Colleen Wenke argues in her essay that currently students are so inspired to achieve their own individual goals which include getting the best grades, enrolling in good schools, and also getting the highest paid jobs through top-notch cheating. It is admissible that Colleen’s arguments are viable that cheating by students on tests today is because of the increased minimal philanthropic goals among students (Wenke 1). However, Wenke has not vividly explained some of her points clearly to have a clear understanding and make sense. Therefore this paper is a response in agreement with Colleen Wenke’s argument about causes and solutions to students cheating on tests in the current generation.
Moreover, Wenke points out accuses figures of schools being the cause of students’ cheating for failing to fulfil their duty of teaching students moral standards and that is why they are producing students who cannot differentiate what is morally wrong and what is morally right. “The eradication of values can be tracked significantly to alterations in institutions that are traditionally obliged to teach them to the youths” (Wenke 2). This point is actually sensible and right. Teachers spend most of the time with the students than their parents throughout the year every year. Teachers in schools are obliged to teach the student not only academically but also morally and ethically. Academics go hand in hand with ethics and morals, therefore, schools should teach students morals and ethics. Since students are not taught morals they are not able to differentiate what is wrong and what is good, therefore they cheat in exams because they do not see it being something wrong but rather something normal that has been a culture of students.
Another cause of the increased cheating of students in exams in the current generation according to Wenke is the high pressure that is mounted on students. She claims that a lot is expected out of students and they tend to be under pressure during tests to get the test done while at the same time expecting to get good grades (Wenke 3). Actually, with high expectations, the desire to finish the test and also intend to get good grades, students tend to cheat in order to bail themselves out of these entrapments. Students use cheating as a scapegoat and shortcut to ease their work so as to get to attend to the various works they are involved in.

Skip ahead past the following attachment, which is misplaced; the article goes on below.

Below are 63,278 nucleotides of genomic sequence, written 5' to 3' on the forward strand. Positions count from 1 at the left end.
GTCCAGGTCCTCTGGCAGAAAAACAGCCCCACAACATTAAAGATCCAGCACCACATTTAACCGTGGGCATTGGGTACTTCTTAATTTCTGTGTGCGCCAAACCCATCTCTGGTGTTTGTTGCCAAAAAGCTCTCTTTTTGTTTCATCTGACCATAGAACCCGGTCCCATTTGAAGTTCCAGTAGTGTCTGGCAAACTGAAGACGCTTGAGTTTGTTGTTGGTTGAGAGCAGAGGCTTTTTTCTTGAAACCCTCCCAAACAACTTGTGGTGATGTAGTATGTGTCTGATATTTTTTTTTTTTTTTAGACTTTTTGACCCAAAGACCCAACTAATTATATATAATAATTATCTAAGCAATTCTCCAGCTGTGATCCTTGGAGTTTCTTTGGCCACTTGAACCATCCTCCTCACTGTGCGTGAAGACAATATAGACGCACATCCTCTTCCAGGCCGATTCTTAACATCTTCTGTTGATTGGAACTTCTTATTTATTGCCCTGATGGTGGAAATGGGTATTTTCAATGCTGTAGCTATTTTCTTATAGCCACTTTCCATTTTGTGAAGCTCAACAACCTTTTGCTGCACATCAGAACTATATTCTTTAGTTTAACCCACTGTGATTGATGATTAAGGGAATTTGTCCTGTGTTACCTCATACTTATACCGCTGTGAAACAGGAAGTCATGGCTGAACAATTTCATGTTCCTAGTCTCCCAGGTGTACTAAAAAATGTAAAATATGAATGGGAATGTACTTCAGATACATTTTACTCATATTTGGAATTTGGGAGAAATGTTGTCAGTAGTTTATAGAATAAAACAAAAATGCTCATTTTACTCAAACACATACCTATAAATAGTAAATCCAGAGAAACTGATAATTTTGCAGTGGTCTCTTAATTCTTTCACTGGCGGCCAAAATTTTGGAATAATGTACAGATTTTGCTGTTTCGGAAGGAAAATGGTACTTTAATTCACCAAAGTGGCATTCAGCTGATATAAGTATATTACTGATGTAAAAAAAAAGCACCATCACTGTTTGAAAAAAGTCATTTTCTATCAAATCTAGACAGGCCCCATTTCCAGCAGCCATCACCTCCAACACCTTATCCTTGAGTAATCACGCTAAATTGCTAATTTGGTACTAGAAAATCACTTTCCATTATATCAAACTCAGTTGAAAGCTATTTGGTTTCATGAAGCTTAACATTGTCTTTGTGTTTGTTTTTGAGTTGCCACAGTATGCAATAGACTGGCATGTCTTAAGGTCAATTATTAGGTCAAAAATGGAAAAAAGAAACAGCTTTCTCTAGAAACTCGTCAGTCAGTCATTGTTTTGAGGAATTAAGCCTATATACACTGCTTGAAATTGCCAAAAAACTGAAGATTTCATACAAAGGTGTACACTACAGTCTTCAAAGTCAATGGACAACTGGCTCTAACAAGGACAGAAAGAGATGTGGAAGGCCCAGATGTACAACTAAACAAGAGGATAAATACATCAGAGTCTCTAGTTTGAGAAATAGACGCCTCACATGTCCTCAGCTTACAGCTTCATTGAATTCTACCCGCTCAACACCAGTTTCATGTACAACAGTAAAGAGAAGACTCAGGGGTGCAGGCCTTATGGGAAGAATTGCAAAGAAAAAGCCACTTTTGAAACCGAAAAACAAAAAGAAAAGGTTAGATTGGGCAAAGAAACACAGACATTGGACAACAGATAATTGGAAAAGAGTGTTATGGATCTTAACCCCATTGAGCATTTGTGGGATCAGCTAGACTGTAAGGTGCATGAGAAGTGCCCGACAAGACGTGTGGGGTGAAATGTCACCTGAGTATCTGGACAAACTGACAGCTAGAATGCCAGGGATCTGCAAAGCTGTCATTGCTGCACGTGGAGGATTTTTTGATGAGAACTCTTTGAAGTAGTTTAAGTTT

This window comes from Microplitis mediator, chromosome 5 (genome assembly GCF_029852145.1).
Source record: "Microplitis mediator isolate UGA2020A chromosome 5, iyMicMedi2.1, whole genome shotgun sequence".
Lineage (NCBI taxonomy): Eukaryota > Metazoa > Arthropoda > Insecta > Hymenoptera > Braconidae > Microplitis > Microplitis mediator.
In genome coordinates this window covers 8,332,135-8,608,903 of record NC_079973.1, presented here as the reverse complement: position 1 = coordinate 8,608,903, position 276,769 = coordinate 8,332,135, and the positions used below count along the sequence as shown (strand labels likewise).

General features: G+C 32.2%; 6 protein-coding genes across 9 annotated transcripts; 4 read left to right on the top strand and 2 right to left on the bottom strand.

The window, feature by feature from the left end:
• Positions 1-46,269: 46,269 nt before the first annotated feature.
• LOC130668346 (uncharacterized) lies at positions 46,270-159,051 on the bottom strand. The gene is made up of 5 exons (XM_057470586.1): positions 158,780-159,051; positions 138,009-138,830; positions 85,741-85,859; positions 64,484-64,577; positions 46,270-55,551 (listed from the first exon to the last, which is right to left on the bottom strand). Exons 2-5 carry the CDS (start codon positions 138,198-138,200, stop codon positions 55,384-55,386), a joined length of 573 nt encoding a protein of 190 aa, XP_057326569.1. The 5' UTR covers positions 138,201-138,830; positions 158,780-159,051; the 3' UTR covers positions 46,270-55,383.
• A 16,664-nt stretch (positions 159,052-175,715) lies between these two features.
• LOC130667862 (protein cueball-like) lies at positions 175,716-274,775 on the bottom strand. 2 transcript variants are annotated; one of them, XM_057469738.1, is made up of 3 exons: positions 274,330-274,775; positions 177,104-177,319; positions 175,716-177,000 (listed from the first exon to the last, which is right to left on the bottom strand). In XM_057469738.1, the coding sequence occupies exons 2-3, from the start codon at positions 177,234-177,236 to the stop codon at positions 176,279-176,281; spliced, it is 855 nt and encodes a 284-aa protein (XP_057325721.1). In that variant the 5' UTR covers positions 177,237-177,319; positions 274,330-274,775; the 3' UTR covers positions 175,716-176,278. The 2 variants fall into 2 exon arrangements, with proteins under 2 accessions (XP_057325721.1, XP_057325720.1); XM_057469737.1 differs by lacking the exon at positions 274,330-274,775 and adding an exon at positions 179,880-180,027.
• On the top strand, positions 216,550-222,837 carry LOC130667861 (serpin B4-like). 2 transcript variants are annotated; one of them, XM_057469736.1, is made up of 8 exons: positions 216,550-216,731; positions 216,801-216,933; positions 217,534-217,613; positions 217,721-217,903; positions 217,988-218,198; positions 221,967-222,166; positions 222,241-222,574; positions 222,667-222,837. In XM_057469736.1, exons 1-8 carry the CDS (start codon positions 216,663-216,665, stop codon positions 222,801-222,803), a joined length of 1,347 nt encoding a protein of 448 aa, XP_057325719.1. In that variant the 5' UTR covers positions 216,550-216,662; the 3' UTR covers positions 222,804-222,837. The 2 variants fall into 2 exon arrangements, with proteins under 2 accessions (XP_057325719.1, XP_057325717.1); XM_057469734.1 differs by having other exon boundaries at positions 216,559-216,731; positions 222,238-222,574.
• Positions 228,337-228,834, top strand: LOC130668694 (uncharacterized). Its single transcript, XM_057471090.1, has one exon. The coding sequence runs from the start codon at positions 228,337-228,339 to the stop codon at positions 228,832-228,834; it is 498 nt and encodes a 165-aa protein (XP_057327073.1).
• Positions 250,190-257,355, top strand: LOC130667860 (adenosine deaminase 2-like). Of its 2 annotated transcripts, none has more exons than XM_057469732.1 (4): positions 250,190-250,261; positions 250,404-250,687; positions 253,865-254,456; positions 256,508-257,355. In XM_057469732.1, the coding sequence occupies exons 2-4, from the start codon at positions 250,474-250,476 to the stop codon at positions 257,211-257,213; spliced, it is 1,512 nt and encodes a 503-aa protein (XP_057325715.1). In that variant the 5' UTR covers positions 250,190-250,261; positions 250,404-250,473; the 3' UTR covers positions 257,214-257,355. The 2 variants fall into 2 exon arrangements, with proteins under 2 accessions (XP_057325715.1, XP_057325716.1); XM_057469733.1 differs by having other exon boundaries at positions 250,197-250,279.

Regards to Wenke’s essay, she argues that cheating is attributed to students of the current generation being so goal-focused as well as enthusiastic in compromising their own moral values in order to attain their individual goals. It is hard to believe that students from previous generations were less driven to achieve their own individual goals (Wenke 2). In essence, what has actually changed are the morals and values which shape the way in which students attain those goals currently. Wenke invalidly utilized the word values instead of ethics. Contrary to ethics being applied on the basis of proper conduct, an individual’s values, arising from their experiences and exhibited by their actions, tend not to be integrally attributed to good ethics. Claiming that those cheating students do not live up to their values inappropriately suggests that the system of values should be followed to morally and culturally admissible standards.
To sum up, Wenken’s argument that students in this generation require value systems that will efficiently eliminate cheating is appropriate and appealing. This is the best solution to end the culture of cheating by students. Family, government, media, school, and church are obliged to impart values to students that positively influence them. Essentially, teaching values to students will reduce students cheating students.